Abstract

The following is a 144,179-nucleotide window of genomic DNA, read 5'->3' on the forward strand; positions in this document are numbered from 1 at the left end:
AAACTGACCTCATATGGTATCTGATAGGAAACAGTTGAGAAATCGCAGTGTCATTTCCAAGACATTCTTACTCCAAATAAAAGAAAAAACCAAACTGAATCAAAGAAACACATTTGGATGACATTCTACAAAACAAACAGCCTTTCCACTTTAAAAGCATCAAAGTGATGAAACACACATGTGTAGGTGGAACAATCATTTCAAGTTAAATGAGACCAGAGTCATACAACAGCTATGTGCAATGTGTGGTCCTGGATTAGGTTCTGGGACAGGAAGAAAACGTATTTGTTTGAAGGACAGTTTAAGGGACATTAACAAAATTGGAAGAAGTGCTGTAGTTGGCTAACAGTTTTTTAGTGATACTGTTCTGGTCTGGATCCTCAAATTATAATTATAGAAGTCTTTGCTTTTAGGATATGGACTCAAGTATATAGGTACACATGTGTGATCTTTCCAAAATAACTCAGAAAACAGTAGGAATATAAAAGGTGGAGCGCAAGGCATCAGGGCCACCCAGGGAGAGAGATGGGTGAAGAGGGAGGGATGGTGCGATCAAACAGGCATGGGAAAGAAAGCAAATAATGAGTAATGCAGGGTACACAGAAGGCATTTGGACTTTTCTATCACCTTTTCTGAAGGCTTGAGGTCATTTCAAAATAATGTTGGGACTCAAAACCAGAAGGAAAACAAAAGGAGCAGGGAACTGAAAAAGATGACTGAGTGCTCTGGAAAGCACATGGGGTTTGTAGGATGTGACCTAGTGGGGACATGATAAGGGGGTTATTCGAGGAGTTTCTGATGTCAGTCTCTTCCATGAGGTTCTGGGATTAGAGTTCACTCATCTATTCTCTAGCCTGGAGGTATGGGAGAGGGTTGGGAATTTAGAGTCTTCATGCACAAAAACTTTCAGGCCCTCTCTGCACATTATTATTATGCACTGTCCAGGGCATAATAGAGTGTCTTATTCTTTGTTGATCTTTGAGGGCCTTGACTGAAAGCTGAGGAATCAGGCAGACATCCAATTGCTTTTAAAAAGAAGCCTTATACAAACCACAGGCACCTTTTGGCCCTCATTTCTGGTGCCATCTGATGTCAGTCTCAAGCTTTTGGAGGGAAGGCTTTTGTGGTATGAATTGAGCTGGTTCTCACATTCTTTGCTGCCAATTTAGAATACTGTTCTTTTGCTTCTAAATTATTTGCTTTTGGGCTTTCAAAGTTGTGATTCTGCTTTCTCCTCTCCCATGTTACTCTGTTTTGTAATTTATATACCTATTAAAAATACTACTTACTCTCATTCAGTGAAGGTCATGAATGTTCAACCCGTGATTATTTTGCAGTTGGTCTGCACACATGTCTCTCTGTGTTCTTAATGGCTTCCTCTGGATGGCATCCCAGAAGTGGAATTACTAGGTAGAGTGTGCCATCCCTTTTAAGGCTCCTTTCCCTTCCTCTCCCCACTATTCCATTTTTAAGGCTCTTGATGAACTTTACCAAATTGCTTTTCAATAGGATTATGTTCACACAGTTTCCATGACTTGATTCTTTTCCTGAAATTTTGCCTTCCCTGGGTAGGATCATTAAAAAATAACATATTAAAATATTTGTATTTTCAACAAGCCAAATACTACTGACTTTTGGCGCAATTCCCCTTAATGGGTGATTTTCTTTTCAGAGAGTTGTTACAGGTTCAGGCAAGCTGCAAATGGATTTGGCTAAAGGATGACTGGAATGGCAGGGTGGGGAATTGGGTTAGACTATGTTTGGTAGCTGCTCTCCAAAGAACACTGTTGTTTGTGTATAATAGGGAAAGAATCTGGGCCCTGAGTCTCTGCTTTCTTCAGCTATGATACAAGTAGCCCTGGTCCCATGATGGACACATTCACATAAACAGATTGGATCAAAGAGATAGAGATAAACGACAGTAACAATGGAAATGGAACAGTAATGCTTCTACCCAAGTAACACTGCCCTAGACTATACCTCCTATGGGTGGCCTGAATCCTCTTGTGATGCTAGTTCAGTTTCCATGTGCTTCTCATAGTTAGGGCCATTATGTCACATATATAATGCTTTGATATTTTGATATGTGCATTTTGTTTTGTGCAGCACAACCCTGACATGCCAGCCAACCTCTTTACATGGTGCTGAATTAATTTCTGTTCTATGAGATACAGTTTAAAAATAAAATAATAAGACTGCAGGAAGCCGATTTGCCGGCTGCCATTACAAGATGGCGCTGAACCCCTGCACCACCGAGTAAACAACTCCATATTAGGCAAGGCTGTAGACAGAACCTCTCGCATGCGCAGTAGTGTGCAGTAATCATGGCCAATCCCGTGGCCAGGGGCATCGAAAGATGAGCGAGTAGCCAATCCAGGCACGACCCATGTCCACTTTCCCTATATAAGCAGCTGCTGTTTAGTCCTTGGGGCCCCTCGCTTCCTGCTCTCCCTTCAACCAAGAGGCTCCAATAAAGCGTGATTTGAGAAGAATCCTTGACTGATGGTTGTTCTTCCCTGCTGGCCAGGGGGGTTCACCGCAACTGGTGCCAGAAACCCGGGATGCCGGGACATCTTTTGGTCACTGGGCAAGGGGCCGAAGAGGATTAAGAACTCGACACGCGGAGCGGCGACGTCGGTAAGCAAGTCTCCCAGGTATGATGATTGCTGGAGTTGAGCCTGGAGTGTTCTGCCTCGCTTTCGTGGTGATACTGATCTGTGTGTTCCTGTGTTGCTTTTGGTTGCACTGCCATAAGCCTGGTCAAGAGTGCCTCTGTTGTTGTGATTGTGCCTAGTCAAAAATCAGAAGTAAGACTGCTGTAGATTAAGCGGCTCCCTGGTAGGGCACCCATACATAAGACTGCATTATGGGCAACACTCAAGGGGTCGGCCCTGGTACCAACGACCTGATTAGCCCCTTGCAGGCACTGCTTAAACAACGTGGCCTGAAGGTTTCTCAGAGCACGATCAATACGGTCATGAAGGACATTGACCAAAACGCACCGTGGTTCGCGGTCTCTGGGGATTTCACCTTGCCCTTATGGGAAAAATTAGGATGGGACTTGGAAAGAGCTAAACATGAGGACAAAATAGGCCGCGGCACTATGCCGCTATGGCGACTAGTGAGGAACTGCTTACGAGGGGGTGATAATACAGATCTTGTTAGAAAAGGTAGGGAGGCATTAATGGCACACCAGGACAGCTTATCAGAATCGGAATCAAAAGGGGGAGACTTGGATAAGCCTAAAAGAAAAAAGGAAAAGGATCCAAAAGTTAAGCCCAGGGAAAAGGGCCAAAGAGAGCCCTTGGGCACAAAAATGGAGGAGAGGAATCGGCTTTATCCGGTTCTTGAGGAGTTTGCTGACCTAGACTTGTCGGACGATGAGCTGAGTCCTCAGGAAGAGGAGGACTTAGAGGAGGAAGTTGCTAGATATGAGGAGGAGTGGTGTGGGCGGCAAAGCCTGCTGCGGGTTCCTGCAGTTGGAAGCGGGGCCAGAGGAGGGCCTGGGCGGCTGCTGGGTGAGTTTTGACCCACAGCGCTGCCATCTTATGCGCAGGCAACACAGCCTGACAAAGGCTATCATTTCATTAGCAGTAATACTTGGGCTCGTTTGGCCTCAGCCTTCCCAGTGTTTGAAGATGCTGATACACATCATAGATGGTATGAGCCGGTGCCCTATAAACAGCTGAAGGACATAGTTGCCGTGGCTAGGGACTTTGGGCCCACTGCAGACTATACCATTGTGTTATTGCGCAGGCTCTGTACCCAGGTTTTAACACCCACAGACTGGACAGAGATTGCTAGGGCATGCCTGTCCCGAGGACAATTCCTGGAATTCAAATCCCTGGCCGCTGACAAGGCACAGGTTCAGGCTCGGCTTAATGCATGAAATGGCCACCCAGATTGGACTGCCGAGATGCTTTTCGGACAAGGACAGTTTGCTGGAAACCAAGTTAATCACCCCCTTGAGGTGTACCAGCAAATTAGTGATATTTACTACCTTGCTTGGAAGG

This study documents the discovery of calcite crusts on the upper surface of clasts within morainic complexes in Akshayuk Pass, southern Cumberland Peninsula (Baffin Island), a region underlain by granitic and gneissic rocks of the Precambrian Canadian Shield. Strontium isotope ratios (87Sr/86Sr) indicate that the major source of calcium is derived from the local dissolution of fracture-filling calcite and a minor source is derived from silicate weathering. The calcite crusts have δ13C values between 1.6‰ and 12.0‰ and δ18O values in the –13.0‰ and –7.9‰ range. These values are highly enriched over the predicted isotopic values based on the δ13CDIC and δ18O of the local water and temperature at which calcite precipitation occurred. The isotopic enrichments are attributed to a combination of both equilibrium and kinetic evaporation and were verified experimentally. The series of evaporative experiments indicate that kinetic evaporation produces a far-from-equilibrium isotope effect on both the δ13C and δ18O composition of the precipitating calcite (13CKIE CaCO3–CO2 between 20.2‰ and 40.5‰ VPDB; 18OKIE averaging 34.9% ± 3.7% VSMOW). Based on these results, the formation of the calcite crusts is ascribed to the evaporation of stagnating ephemeral lakes and streams following the retreat of valley glaciers. Given the >1500 m difference in heights between the highland and the valley, the katabatic winds originating from the Penny Ice Cap can act as a catalyst to increase the rate of evaporation. In addition, radiocarbon dating of ten of these crusts yielded Holocene ages (7640 cal (calibrated) BP to modern). These results suggest that the maximum expansion of Holocene valley glacier in Akshayuk Pass, previously thought to have occurred during the Little Ice Age, is probably much older.

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